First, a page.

The Affordable Care Act, which is better known by its shorthand Obamacare, has presented as a mixed bag since its passage.
In one corner, it's reduced the uninsured rate in America to its lowest levels on record, and it's allowed consumers who were previously shut out of the healthcare system because of their low income or pre-existing medical conditions the chance to get health insurance. The latest update from the Centers for Medicare and Medicaid Services showed that 84% of Obamacare marketplace enrollees qualified for the Advanced Premium Tax Credit, which helps substantially lower monthly premium costs for individuals and families earning less than 400% of the federal poverty level.
Looked at from another angle, Obamacare has also been a disappointment. It was designed to promote competition and transparency, but an influx of sicker patients who had been on the outside looking in before its implementation have skyrocketed insurers' medical costs. The end result has been consistent losses for even the largest insurers, with many now significantly scaling back their coverage. Less choice often means higher prices for the consumer. In the upcoming year, average benchmark plan premiums, the second lowest-cost "silver" plan, are slated to rise by a whopping 25% for the more than three-dozen states covered by the federally run HealthCare.gov.
Not all consumers have used the transparent data to their advantage, either. Well over a million existing ACA members are automatically re-enrolled every year. While re-enrolling generally helps keep your coverage and primary-care physician the same, it could mean ignoring the chance to shop around for a cheaper plan that offers a better bang for your buck.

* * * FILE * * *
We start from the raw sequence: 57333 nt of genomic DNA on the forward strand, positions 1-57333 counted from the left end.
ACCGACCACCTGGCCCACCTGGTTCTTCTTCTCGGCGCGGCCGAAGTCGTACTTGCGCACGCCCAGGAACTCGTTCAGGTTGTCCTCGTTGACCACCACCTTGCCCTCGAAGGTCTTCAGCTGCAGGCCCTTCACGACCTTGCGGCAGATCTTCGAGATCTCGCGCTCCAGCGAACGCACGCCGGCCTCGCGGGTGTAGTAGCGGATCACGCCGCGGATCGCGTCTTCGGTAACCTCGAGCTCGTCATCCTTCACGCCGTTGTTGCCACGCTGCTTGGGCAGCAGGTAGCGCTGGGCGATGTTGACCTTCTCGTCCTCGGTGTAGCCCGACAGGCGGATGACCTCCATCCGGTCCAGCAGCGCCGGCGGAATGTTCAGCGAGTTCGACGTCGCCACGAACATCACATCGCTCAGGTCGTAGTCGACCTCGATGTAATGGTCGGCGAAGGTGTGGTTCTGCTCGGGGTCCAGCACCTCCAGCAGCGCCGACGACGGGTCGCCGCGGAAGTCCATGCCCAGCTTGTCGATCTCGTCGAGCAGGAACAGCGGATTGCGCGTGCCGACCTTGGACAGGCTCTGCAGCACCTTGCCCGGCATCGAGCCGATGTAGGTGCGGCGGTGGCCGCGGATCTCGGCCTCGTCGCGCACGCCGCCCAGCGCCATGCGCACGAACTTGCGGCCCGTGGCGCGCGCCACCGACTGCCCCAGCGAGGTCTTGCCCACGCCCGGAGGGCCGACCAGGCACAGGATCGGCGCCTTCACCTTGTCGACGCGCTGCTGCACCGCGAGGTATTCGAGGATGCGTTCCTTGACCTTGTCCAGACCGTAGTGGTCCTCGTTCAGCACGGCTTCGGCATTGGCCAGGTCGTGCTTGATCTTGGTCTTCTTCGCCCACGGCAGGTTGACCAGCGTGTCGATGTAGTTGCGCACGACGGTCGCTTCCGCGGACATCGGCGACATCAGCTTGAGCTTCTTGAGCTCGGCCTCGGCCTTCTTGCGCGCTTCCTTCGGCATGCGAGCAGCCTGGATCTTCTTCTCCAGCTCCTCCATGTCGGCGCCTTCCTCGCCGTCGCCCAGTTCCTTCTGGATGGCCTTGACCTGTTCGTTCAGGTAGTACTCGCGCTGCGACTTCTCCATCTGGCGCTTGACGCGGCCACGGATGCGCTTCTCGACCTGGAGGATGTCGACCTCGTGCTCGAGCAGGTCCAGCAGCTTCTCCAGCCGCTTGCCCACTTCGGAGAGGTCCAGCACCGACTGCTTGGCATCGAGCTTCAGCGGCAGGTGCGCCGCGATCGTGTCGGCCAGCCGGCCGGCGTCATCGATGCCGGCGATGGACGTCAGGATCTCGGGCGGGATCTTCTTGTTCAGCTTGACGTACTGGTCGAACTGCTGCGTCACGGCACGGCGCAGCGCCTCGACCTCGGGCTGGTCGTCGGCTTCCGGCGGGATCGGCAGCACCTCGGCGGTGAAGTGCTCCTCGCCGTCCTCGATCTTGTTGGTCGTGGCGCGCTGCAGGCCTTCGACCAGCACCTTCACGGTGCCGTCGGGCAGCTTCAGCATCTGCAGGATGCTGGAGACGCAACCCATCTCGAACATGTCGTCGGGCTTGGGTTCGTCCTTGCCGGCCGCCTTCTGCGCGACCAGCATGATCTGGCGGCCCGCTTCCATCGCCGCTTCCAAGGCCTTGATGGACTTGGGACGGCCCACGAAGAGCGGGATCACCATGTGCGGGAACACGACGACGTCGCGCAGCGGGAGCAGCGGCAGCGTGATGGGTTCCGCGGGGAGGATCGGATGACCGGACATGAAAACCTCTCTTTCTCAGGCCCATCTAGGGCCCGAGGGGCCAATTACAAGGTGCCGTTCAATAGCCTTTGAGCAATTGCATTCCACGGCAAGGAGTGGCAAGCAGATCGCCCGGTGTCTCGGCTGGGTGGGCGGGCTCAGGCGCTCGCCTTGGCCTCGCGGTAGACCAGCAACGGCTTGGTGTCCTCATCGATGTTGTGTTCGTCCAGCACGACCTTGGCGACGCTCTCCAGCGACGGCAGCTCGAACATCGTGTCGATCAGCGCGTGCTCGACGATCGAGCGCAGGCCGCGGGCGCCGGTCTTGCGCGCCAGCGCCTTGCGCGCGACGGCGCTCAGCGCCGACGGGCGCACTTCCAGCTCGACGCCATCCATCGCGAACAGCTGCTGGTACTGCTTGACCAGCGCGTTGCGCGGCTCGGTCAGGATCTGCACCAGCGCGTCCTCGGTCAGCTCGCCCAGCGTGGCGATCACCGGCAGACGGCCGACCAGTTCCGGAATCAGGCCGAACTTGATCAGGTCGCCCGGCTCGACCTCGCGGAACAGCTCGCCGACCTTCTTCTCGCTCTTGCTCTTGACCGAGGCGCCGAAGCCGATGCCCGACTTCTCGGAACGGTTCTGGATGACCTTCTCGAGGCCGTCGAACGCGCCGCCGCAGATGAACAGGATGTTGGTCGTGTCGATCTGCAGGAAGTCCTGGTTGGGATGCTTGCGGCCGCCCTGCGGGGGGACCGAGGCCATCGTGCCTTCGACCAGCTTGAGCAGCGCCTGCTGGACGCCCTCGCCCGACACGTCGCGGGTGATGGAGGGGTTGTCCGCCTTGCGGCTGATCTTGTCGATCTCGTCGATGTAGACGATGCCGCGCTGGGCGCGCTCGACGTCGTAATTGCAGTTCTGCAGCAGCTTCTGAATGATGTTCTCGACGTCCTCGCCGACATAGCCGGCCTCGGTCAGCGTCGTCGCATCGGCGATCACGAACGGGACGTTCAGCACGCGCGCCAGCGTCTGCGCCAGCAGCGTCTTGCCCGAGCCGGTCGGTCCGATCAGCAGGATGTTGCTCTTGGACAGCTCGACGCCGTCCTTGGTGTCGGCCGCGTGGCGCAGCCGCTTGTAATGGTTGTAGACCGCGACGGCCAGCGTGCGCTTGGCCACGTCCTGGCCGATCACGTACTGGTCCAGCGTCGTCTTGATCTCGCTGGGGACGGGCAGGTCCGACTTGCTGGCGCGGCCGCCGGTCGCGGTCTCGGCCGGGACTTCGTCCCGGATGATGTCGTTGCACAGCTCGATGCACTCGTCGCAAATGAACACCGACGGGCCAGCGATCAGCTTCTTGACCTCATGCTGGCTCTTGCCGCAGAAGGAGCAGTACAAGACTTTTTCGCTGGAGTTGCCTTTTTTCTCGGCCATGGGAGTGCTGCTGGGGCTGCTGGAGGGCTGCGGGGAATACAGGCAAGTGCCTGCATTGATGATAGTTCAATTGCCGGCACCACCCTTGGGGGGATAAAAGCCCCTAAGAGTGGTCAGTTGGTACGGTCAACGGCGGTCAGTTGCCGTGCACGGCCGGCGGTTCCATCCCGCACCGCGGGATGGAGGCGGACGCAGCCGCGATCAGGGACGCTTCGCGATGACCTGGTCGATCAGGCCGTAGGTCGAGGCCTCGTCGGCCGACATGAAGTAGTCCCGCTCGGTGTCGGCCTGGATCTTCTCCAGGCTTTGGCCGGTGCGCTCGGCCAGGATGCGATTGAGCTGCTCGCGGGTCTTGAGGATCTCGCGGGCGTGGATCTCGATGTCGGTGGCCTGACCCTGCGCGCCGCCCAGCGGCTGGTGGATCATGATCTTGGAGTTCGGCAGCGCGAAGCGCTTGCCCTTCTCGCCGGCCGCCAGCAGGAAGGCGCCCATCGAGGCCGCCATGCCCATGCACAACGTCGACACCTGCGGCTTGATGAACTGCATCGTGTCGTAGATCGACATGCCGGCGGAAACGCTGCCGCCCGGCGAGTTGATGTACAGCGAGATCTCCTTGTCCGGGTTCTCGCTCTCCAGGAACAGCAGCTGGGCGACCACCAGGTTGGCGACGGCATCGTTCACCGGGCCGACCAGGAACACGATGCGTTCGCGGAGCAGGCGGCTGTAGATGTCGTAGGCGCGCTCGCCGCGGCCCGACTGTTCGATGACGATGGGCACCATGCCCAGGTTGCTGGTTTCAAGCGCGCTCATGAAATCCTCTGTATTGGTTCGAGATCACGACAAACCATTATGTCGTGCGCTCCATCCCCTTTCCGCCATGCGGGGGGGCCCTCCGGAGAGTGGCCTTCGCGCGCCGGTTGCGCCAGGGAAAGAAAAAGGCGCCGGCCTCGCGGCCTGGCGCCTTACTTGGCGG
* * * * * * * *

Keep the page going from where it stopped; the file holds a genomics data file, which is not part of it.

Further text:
Obamacare's days appear numbered
But the Obamacare we've all become accustomed to in recent years could be on its way out if President-elect Donald Trump and the Republican-led Congress have their way.
Throughout his campaign, Trump has pledged to repeal and replace Obamacare, even if that tone has softened a bit since he won the November election. Republicans in Congress have also been steadfast in their approach to roll back Obamacare, with the House of Representatives voting in favor of repealing the health law of the land no fewer than 60 times. With both legislative branches of U.S. government aligned under one party, it seems increasingly likely that Obamacare's days are numbered.
However, repealing Obamacare isn't as simple as a snap of one's fingers. It took 60 votes in the Senate to pass Obamacare as law, and it would take an equal number to repeal it. Republicans currently have 51 Senate seats, meaning they'd need the backing of nine independents and/or Democrats to completely repeal Obamacare. Getting the required number of votes to repeal Obamacare without potentially making some concessions that favor Democrats or independents could be difficult.
Get used to hearing this new Obamacare term
Instead, consumers should become familiar with a term we're bound to hear often in the coming months: reconciliation.